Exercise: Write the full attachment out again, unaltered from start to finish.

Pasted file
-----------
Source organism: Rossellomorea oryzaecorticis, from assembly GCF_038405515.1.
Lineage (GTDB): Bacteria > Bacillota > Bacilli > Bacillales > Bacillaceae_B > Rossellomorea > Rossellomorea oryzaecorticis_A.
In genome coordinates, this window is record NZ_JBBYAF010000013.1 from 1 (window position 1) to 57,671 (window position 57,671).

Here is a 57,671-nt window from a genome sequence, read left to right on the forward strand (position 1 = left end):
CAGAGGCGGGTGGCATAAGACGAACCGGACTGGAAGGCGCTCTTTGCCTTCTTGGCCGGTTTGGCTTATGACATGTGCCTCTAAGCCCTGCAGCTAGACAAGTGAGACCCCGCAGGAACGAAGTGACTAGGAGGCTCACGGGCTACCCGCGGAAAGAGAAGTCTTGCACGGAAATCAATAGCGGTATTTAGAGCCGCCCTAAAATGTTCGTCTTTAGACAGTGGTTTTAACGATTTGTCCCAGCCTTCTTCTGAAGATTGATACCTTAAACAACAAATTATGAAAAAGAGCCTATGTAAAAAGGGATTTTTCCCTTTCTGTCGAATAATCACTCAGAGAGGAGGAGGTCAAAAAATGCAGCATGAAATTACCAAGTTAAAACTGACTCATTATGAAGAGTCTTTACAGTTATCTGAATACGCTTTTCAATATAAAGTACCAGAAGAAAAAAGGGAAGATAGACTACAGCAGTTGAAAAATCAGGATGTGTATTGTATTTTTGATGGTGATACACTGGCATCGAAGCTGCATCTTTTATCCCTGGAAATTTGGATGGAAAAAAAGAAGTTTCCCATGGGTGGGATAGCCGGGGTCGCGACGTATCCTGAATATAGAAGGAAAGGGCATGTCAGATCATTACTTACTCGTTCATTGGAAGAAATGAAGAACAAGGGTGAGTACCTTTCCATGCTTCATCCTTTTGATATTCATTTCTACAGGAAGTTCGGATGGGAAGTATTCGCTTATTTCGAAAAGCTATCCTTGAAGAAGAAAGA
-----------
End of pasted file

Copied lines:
Source organism: Rossellomorea oryzaecorticis, from assembly GCF_038405515.1.
Lineage (GTDB): Bacteria > Bacillota > Bacilli > Bacillales > Bacillaceae_B > Rossellomorea > Rossellomorea oryzaecorticis_A.
In genome coordinates, this window is record NZ_JBBYAF010000013.1 from 1 (window position 1) to 57,671 (window position 57,671).

Here is a 57,671-nt window from a genome sequence, read left to right on the forward strand (position 1 = left end):
CAGAGGCGGGTGGCATAAGACGAACCGGACTGGAAGGCGCTCTTTGCCTTCTTGGCCGGTTTGGCTTATGACATGTGCCTCTAAGCCCTGCAGCTAGACAAGTGAGACCCCGCAGGAACGAAGTGACTAGGAGGCTCACGGGCTACCCGCGGAAAGAGAAGTCTTGCACGGAAATCAATAGCGGTATTTAGAGCCGCCCTAAAATGTTCGTCTTTAGACAGTGGTTTTAACGATTTGTCCCAGCCTTCTTCTGAAGATTGATACCTTAAACAACAAATTATGAAAAAGAGCCTATGTAAAAAGGGATTTTTCCCTTTCTGTCGAATAATCACTCAGAGAGGAGGAGGTCAAAAAATGCAGCATGAAATTACCAAGTTAAAACTGACTCATTATGAAGAGTCTTTACAGTTATCTGAATACGCTTTTCAATATAAAGTACCAGAAGAAAAAAGGGAAGATAGACTACAGCAGTTGAAAAATCAGGATGTGTATTGTATTTTTGATGGTGATACACTGGCATCGAAGCTGCATCTTTTATCCCTGGAAATTTGGATGGAAAAAAAGAAGTTTCCCATGGGTGGGATAGCCGGGGTCGCGACGTATCCTGAATATAGAAGGAAAGGGCATGTCAGATCATTACTTACTCGTTCATTGGAAGAAATGAAGAACAAGGGTGAGTACCTTTCCATGCTTCATCCTTTTGATATTCATTTCTACAGGAAGTTCGGATGGGAAGTATTCGCTTATTTCGAAAAGCTATCCTTGAAGAAGAAAGA